Overview-principles for the curriculum
We have developed a carefully interwoven KS3 Geography Curriculum, which builds upon the key Geography principles, sense of place and processes of change. It enables our students to understand the causes and effects of our evolving planet whilst developing intrinsic links between human and physical Geography from individual, regional, and national to global. Our thought-provoking KS3 curriculum aims to inspire students to be compassionate and inquisitive about the world in which they live for their lifetime.
Our KS3 Curriculum is unique and has been praised by our recent Durham County Council inspection and Ofsted. It focuses on continents as the sense of place and uses the topics of GCSE Geography to drive the content studied within each continent. The teaching block for each continent is divided into two or three enquiry questions, which frame to learning content and provide the basis for extended writing.
Frameworks/guidance within which we must work
The National Curriculum suggests geography content that (primary and) secondary schools might teach, and we have always used this as a starting point with our KS3 curriculum. We continue to do this, although we recognise that, as an academy, we have considerable freedom in the shaping of our curriculum.
What does KS2 liaison work tells us the students’ starting points are?
Experience demonstrates that the students who come to us have had very different experiences of learning geography. The key focus of year 6 is on literacy and numeracy and when geography is covered, the topics that are studied are very varied. Popular project-based topics include discreet topics such as country studies, e.g. Brazil and Tropical Rainforests, Italy and volcanoes.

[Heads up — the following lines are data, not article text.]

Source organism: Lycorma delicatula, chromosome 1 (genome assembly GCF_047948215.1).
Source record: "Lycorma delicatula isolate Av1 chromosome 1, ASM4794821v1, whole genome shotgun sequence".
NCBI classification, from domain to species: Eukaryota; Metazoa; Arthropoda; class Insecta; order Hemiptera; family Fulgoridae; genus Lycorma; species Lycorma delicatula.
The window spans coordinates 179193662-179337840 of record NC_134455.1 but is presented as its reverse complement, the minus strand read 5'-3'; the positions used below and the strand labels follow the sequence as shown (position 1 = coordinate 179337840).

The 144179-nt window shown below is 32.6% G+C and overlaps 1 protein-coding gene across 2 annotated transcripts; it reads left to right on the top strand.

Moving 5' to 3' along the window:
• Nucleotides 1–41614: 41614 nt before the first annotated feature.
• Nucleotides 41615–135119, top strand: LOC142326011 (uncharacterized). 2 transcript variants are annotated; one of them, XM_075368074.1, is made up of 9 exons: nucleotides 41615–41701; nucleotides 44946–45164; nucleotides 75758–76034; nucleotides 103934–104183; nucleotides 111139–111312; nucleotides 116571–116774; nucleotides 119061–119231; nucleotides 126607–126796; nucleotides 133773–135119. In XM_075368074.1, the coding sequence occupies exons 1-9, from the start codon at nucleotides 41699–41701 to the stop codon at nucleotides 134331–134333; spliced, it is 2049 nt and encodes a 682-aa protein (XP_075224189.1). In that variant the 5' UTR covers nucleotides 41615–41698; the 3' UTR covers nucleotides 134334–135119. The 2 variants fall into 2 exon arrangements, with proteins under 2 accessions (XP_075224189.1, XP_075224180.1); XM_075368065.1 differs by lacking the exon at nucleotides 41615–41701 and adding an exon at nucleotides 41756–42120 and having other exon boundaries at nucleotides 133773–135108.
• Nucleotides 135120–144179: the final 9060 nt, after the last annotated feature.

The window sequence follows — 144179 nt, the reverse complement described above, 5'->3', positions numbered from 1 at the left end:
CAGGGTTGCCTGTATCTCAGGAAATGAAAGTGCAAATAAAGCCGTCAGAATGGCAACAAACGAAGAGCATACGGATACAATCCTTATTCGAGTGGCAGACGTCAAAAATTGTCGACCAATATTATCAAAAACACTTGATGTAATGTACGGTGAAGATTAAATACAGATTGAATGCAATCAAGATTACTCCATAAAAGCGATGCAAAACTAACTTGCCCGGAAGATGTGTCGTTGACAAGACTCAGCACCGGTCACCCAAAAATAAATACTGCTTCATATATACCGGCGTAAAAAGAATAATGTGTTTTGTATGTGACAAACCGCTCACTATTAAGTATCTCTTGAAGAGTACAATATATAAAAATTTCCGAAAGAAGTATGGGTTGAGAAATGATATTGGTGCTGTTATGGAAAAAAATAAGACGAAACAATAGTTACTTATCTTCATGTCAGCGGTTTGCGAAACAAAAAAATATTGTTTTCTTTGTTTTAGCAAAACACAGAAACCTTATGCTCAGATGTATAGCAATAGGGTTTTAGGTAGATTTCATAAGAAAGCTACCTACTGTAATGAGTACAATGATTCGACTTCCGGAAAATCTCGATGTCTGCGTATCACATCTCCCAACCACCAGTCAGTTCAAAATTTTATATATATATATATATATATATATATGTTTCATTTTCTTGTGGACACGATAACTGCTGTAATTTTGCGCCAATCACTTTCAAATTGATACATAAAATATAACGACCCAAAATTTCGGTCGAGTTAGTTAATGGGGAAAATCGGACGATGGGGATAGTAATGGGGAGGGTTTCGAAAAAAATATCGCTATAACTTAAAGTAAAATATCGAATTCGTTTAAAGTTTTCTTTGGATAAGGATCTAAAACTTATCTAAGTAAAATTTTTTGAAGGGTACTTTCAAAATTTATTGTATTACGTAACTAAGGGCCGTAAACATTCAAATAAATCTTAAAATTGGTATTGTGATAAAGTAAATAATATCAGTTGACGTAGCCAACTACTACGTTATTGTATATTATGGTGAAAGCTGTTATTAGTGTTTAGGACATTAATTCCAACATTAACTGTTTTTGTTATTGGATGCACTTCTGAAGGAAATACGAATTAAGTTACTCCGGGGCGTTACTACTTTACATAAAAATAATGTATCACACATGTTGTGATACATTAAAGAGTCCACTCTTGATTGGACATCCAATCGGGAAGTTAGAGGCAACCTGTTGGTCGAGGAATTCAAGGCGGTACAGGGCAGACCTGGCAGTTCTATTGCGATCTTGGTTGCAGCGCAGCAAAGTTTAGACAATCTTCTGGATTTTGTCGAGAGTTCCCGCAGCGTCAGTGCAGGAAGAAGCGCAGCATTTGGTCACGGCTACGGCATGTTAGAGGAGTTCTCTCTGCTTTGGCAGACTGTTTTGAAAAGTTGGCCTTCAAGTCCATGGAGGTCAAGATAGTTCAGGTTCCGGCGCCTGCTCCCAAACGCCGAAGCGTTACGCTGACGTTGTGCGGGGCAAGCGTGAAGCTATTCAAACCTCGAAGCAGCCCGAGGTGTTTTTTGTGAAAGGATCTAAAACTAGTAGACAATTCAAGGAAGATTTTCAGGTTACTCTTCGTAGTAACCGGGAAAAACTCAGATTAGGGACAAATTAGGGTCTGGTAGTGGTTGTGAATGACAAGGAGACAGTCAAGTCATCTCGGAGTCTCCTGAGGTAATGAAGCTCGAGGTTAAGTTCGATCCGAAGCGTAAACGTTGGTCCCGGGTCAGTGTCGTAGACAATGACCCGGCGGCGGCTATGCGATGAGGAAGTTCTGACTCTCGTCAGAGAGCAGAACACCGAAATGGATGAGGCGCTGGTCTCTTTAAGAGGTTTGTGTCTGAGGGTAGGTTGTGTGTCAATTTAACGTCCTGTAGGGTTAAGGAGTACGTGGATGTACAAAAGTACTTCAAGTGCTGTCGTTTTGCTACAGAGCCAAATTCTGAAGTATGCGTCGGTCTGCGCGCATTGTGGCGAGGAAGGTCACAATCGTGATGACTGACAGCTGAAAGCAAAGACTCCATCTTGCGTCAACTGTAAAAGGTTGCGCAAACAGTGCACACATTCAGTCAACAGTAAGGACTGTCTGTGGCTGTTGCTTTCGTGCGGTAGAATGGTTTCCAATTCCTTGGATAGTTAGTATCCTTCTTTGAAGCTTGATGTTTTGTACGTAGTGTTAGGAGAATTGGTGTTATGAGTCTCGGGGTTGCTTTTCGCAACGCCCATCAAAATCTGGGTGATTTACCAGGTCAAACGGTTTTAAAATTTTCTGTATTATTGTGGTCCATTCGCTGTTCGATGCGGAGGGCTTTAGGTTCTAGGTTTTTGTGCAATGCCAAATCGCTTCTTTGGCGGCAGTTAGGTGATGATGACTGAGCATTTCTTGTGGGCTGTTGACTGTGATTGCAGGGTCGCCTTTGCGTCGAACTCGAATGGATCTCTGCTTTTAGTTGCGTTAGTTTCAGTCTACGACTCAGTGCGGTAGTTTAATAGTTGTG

Assessment objectives at KS4 and how we can support this in KS3.
AO1: Demonstrate knowledge of locations, places, processes,
environments and different scales.
AO2: Demonstrate geographical understanding of:
- concepts and how they are used in relation to places, environments and processes;
- the inter-relationships between places, environments and processes.
AO3: Apply knowledge and understanding to interpret, analyse and evaluate geographical information and issues and to make judgements.
AO4: Select, adapt and use a variety of skills and techniques to investigate questions and issues and communicate findings.
Evidently, we need to ensure that each KS3 teaching block enables students to demonstrate these four skills and to build upon them as they progress through the key stage.
What broader knowledge will support their continued learning in this subject?
There are four units of study in our GCSE course:
- PAPER 1: The physical environment: This paper studies Changing landscapes (rocks, rivers & coastal landscapes). It is an advantage for students to have studied tectonic activity and glaciation in KS3.
- PAPER 2: The human environment: This paper studies global development, changing cities and resource management. All of these themes are studied in KS3, especially the work on shanty towns in Africa and Asia and the distribution of resources studies in Antarctica, North America & The Middle East.
- PAPER 3: Geographical Investigations: This paper is synoptic and draws together students’ ability to link human and physical geography. In addition, it develops their analytical fieldwork skills, which have been visited earlier in KS3.
How are you allowing opportunities for students to show progress?
We will ensure that the key assessment skills (see assessment objectives above) feature in each teaching block. Our KS3 curriculum is structured around imperative enquiry questions designed to show progression in understanding of the sense of place and causation of processes. These are standard pieces of extended writing aiming to show progression in a multitude of skills.
Weather and Climate
Globalisation and Coasts
Regeneration and Tectonics
Health and Carbon
Superpowers and Water Management
Superpowers and Water Management